Since a Northern Saw-whet owl was located at Moorhead Park we drove back a little early to see if we could find it. We were guided by another birder to where the owl was and we found him with no trouble. The little owl was tucked into a pine tree not far from the road. He was hard to get a picture of but I did manage to get a couple good ones before we left. I heard a saw-whet owl in South Dakota once but haven't seen one before so this made it my first time to see one. It is amazing how tiny they are and how approachable they are. This is definitely an experience I will remember for some time to come. This is a new state and year bird for me making it even better.Once the owl viewing was over we headed down to where all the birders met in the morning to have dinner. The food and the building was nice and warm which aided in our thawing out. After that Jerry and I drove back home after a fun and successful day of birdwatching.

December 26, 2008

Gloomy Day

It may be gloomy but the temperature finally got above 40 degrees today. The snow is starting to melt but I don't think the warmer temperatures are going to stick around much longer unfortunately. I birded around my yard and found a Morning Dove (fairly hard to find this time of year) and Pine Siskins. At the creek near my house there were very few birds. I don't think the birds like this dreary weather anymore than I do. This weather gives me a reason to stay indoors and watch some of my videos however. Good birding and hopefully the weather is sunnier where you are!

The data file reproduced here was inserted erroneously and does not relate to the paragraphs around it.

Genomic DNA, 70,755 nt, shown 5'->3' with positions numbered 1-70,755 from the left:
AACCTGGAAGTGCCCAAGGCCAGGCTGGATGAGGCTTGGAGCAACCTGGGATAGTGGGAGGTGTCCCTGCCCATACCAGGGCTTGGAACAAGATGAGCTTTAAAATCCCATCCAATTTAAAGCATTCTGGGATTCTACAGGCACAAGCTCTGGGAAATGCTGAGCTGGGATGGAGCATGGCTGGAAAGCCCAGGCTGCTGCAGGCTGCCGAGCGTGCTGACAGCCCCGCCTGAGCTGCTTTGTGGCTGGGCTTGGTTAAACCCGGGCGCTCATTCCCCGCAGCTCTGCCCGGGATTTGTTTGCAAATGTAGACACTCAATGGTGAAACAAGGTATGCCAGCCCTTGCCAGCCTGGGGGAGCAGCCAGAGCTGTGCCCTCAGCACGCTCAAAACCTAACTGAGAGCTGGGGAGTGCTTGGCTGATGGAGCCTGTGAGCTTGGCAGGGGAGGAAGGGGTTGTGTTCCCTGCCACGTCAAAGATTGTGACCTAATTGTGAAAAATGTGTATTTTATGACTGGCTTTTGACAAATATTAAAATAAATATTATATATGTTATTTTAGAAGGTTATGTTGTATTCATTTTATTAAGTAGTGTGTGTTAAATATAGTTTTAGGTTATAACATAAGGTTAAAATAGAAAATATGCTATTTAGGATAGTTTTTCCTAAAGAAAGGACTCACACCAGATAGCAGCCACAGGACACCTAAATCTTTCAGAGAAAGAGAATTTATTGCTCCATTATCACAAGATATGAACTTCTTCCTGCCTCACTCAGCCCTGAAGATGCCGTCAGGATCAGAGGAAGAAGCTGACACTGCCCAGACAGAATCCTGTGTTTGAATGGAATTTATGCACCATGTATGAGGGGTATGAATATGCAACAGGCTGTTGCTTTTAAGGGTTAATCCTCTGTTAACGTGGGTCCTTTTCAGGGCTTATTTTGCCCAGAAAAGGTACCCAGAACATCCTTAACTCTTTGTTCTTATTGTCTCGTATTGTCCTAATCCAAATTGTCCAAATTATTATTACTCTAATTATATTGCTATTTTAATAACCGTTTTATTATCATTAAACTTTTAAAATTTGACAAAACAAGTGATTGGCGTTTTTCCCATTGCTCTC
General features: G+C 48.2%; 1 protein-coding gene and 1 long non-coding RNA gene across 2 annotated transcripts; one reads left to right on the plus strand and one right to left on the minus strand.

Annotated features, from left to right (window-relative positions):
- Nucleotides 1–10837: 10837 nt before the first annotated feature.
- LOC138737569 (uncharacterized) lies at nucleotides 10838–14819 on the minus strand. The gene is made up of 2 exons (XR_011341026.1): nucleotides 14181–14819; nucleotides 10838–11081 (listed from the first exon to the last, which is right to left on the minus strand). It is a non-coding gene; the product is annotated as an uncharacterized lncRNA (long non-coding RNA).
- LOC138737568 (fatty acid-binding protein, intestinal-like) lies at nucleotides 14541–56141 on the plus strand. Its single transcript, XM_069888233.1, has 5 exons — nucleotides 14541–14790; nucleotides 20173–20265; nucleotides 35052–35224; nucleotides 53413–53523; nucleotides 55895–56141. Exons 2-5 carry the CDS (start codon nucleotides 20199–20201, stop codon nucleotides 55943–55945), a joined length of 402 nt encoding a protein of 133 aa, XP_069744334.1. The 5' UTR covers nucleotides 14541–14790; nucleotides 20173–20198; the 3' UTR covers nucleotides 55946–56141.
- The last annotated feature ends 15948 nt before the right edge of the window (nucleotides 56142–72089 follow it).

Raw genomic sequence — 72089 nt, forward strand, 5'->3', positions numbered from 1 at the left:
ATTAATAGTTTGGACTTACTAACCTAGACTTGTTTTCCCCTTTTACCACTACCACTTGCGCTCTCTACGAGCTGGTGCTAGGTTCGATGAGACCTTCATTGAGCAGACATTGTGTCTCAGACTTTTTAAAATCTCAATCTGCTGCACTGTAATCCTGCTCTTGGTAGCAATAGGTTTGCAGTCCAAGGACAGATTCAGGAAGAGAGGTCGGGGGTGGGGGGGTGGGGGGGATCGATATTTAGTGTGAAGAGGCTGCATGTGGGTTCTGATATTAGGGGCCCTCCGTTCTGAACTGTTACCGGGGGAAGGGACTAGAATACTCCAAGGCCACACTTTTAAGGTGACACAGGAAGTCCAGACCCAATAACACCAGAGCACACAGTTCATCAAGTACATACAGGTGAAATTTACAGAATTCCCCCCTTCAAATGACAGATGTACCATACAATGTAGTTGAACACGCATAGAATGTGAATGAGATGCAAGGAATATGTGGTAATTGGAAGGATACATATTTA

December 25, 2008

Christmas Day Birds

As Christmas Day was coming to a close my dad and I headed out in search of Short-eared Owls. We have had several failed attempts at locating this species so far this fall so I figured that our chances would be slim. We stopped at three large wetland areas before finding them. The first location we stopped at was the Luton WMA North Unit. As we pulled up to the area I spotted a Northern Shrike perched atop a small tree. I haven't had one yet this fall so it was a nice surprise. As we drove along we saw a few birds including Ring-necked Pheasant, Horned Lark, and Red-winged Blackbird but there was no owl to be seen. After that we headed to the south unit and found nothing but pheasants and larks. We decided to try one last spot before the day was over. The Owego Wetland Complex was not only the last stop but it was the best stop for Short-eared Owls. On the way there a couple Horned Larks and meadowlarks flushed from the road. When we got there it looked rather lifeless with no birds to be seen. The sun was setting and it was getting late.